On Tuesday, three days after the mysterious loss of the South Korean ore carrier Stellar Daisy, the London P&I Club released a new guide to managing the risk of cargo liquefaction – the dangerous phenomenon associated with damp mineral ores.
Each load of a bulk commodity contains moisture and air in addition to the cargo itself. Vibration and motion cause the cargo to compact over time, and if there is enough moisture, the settling process can displace all of the tiny air pockets between each grain of ore. Under certain circumstances, this consolidated wet cargo may liquefy and generate an enormous free surface effect, thanks to its high density and the unobstructed width of a bulker’s hold. Even worse, it may flow suddenly to one side of the vessel and stay put. Each progressive roll may shift more and more of the cargo to the same side, eventually resulting in a capsize.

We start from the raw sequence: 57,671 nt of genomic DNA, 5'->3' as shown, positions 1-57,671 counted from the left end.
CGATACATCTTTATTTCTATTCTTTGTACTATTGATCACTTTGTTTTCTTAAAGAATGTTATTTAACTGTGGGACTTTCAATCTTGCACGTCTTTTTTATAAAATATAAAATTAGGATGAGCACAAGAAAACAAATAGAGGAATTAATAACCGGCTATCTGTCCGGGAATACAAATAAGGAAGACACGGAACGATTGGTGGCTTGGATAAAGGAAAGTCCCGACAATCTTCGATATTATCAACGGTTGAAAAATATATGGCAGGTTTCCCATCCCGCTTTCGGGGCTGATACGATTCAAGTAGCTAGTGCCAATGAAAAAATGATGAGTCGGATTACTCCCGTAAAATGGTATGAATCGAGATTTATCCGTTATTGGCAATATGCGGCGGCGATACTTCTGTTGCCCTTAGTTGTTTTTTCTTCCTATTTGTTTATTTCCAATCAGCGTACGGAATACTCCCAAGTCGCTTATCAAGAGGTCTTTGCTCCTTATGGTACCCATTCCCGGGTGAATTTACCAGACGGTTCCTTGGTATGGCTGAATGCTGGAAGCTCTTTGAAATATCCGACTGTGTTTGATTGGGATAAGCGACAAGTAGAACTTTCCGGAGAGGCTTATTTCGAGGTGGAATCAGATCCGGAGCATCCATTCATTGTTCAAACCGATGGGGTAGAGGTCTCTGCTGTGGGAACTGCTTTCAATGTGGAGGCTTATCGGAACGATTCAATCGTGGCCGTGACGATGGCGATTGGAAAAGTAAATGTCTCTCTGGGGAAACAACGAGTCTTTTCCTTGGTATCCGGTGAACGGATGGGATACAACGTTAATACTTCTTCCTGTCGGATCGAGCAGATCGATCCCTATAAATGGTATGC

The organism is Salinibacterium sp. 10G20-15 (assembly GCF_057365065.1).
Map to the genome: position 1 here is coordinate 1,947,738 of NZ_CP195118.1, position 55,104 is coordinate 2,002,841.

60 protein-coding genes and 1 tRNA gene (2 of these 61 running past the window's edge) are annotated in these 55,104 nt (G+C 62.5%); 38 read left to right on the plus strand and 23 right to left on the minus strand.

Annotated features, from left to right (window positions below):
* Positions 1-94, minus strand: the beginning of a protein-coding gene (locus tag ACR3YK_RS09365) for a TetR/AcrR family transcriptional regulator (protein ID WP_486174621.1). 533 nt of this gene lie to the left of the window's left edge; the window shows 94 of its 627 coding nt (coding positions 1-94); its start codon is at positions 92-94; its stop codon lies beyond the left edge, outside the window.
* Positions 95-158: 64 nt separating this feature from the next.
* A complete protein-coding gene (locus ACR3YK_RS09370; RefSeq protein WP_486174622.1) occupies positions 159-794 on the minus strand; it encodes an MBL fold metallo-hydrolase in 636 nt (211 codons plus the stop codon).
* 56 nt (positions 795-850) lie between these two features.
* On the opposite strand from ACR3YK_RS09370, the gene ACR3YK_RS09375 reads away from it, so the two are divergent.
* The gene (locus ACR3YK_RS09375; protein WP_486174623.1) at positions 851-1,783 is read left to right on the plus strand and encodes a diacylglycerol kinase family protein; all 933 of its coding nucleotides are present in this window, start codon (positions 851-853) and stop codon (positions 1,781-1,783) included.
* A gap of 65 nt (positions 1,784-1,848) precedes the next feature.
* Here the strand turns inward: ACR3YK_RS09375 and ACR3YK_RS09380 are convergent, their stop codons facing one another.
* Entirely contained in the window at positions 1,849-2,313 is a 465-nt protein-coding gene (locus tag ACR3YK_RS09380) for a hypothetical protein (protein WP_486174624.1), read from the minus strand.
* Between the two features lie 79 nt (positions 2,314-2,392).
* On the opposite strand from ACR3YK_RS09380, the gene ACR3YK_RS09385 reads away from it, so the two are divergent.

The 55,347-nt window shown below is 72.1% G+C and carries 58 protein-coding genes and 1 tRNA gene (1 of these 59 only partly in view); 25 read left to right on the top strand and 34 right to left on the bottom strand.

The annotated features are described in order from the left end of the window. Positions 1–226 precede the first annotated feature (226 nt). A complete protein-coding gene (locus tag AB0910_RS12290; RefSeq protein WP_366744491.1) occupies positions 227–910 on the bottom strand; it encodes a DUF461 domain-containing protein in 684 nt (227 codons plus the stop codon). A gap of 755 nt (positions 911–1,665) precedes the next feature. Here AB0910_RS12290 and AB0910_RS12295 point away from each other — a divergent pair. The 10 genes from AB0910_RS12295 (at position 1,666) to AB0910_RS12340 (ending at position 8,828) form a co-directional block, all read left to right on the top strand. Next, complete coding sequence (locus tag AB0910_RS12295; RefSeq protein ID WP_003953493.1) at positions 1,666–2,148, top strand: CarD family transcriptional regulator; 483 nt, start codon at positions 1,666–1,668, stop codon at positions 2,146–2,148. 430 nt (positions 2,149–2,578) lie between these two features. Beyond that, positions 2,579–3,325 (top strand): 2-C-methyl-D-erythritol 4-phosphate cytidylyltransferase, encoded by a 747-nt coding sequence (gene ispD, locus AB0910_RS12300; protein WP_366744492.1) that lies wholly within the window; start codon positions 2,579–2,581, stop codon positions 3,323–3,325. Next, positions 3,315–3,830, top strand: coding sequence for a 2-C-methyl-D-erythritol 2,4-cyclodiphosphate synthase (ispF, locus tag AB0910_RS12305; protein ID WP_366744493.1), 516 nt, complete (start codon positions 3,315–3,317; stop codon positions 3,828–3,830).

To guard against the risk of liquefaction, London P&I recommends that the master should be certain that proper tests and precautions have been taken prior to loading, including the use of an independent cargo surveyor if necessary. A simple "can test" performed by the crew can provide an indication of an excessively wet cargo. While under way, regular monitoring of the holds and the cargo bilges can give the crew an early warning of a developing problem with liquefaction – and may give the master the chance to head into a port of refuge.
Some observers have suggested that liquefaction may have been a factor in the Stellar Daisy's sinking, as she was carrying a cargo that has relatively high potential for the phenomenon. A Chinese steel mill source told Platt's that the Daisy was carrying iron ore fines, either the Sinter Feed High Silica Tubarao or Sinter feed High Silica Guaiba grades. However, the root cause of the sinking is still unknown, and investigators say that it is too early to draw conclusions. The only known factors are water ingress and structural failure: two survivors told rescuers that she broke in half before she went down.